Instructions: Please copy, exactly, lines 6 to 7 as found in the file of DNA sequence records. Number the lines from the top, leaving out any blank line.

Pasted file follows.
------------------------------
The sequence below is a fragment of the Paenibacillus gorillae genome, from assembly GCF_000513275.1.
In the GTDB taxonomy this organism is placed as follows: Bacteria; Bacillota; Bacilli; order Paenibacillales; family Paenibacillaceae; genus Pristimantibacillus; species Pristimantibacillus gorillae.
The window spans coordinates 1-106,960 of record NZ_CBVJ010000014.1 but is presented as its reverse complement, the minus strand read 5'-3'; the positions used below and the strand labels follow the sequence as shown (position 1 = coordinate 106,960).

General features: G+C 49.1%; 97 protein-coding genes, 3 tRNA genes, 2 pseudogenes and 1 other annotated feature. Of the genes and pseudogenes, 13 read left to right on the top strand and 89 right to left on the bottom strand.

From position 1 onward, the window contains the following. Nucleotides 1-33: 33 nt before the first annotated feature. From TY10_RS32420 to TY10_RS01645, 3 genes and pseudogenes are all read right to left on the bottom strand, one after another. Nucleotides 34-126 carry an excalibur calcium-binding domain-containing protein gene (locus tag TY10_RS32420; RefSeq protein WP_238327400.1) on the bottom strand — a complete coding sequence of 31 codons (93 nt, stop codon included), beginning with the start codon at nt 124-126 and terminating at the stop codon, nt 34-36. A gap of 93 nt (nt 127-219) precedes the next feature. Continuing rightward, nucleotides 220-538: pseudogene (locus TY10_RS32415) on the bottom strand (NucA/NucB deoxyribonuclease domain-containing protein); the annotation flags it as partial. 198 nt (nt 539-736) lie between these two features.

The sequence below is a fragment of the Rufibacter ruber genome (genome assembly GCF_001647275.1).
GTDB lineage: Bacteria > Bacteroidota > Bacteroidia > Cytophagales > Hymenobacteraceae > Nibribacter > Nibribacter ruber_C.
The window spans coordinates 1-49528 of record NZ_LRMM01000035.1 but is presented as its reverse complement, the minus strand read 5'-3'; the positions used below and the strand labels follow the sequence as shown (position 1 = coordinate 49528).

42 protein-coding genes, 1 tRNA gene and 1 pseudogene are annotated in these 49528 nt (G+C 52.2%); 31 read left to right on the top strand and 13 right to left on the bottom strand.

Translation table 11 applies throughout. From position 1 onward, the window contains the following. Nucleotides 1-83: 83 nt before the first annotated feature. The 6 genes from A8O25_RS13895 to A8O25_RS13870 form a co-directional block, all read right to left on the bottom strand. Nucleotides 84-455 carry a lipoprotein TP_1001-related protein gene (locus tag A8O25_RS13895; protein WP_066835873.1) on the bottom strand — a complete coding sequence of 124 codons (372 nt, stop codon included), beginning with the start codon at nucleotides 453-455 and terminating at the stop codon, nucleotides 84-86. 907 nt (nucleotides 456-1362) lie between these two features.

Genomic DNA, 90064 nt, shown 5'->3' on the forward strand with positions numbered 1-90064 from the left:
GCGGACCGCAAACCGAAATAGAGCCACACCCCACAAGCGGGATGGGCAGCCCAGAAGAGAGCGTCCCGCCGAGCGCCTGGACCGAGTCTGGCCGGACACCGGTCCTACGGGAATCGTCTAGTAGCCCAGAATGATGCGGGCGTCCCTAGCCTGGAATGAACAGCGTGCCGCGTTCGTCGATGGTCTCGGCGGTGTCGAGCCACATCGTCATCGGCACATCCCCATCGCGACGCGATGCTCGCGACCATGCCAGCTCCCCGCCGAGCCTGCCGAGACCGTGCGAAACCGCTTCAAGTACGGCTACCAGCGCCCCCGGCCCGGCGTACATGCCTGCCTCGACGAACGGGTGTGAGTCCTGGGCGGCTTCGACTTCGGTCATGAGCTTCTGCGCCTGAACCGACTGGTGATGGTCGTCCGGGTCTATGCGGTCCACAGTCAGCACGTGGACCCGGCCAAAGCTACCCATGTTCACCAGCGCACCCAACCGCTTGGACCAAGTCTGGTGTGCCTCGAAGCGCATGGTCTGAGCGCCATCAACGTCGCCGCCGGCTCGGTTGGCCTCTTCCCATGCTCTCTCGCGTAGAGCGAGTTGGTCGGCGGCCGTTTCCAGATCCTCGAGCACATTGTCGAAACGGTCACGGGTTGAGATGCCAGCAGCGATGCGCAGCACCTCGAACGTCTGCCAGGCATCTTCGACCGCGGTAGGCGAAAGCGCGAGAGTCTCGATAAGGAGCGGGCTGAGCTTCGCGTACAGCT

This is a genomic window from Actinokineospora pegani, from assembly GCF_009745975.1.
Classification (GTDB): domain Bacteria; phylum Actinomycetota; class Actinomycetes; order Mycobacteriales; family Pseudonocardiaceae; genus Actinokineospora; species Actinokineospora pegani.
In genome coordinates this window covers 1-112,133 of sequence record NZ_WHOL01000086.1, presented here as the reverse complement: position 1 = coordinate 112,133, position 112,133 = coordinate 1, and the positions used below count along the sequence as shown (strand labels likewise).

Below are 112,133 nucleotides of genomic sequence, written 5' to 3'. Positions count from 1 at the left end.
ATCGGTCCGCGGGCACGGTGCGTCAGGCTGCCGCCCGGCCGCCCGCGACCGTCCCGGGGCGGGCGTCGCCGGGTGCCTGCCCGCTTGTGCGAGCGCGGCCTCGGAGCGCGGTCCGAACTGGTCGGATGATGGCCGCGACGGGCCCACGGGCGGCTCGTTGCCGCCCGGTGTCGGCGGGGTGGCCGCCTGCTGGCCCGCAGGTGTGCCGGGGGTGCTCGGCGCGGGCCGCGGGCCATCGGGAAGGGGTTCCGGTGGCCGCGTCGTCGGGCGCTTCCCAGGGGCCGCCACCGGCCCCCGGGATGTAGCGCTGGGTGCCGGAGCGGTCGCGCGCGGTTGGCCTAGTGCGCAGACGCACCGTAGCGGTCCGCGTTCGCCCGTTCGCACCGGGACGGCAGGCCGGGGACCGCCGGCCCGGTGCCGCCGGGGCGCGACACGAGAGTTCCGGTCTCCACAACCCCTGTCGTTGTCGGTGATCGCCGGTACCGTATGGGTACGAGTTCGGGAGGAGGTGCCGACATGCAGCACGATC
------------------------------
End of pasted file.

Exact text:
The sequence below is a fragment of the Rufibacter ruber genome (genome assembly GCF_001647275.1).
GTDB lineage: Bacteria > Bacteroidota > Bacteroidia > Cytophagales > Hymenobacteraceae > Nibribacter > Nibribacter ruber_C.